ST. ISIDORE THE FARMER
Isidore was born to very poor yet very pious Catholic parents in
His parents were unable to support him when he was a youth and sent him to work
for a wealthy landowner, John de Vergas (He ended up working for him for the
rest of his life). Madrid, Spain
He married a very religious woman named Maria Torribia (also known as Maria de la Cabeza). She, like Isidore became a saint. They had one son who died unexpectedly as a child. Their grief inclined them to believe their son's death to be a sign from God and consequently vowed to live a life of perfect continence.
Isidore frequented Holy Mass every morning but often reported to work late. Late, though he was, his plowing was nevertheless accomplished by angels that resulted in three times more productivity. His coworkers and his boss witnessed such miraculous events and accorded Isidore with great respect.
St. Isidore loved the poor and loved the animals. The miracle of the multiplication of food occurred when Isidore fed a flock of starving birds and on another time when Isidore shared his food with a large group of beggars.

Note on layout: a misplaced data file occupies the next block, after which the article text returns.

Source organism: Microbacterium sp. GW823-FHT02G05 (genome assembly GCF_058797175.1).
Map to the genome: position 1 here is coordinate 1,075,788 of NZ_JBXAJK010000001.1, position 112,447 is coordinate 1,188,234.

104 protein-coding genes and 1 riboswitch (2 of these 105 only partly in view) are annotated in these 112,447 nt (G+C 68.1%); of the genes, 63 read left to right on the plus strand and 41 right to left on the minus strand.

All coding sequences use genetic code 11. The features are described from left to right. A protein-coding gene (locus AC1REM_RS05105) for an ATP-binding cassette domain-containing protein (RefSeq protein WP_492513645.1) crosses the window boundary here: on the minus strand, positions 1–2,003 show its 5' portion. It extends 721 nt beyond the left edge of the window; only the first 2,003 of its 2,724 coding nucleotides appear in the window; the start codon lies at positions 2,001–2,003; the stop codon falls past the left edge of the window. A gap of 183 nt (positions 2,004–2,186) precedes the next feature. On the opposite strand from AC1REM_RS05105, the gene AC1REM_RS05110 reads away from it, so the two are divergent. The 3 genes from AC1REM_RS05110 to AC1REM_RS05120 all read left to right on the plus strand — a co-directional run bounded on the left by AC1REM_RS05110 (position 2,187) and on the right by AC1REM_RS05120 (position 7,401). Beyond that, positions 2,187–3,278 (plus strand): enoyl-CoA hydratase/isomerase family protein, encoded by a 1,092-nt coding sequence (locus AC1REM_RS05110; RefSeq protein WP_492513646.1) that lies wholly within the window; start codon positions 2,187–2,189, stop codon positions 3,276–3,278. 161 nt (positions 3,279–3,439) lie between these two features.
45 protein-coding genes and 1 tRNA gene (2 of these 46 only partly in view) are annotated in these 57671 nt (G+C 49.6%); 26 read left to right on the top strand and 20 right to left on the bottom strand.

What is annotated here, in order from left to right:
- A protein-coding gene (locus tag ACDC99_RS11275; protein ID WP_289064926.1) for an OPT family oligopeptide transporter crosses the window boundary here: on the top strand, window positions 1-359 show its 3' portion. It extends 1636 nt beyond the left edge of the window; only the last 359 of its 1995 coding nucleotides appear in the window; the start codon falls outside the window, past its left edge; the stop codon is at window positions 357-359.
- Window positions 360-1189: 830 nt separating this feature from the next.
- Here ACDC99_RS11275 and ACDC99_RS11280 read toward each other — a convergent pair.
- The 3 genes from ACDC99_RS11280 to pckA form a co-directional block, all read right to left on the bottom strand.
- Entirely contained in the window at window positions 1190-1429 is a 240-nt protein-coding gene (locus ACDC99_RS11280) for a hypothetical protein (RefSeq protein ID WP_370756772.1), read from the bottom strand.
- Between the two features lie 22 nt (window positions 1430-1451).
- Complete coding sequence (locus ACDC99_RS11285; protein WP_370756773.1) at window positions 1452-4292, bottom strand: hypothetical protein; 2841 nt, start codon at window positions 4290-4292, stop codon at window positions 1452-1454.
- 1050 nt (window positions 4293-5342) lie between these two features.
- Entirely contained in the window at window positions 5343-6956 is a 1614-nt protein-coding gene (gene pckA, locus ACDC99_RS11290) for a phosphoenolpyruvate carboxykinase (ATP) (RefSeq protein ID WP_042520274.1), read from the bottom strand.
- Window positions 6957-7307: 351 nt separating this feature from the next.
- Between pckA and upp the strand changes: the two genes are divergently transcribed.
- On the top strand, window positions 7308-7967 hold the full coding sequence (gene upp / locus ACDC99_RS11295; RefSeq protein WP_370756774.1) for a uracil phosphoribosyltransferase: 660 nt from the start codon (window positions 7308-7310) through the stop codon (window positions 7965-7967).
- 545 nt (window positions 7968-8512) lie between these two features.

Isidore died on
15, 1120 at 60 years of age and was canonized in 1622 along with
four very notable Spanish saints. The group, known as "the five saints",
included St. Ignatius of Loyola, St. Teresa of Avila, St. Francis Xavier, St.
Phillip Neri, and St. Isidore. His body has been found incorrupt. His memorial
is celebrated on May 15th on the Roman Calendar.
St. Isidore is known as the patron of
as well as Madrid,
Saragosa, and Seville. He is also
considered the patron of farmers, peasants, day laborers, and rural
communities. Lastly, he is the patron of the United States National Rural Life
St. Isidore pray for us and for the farming community at this time.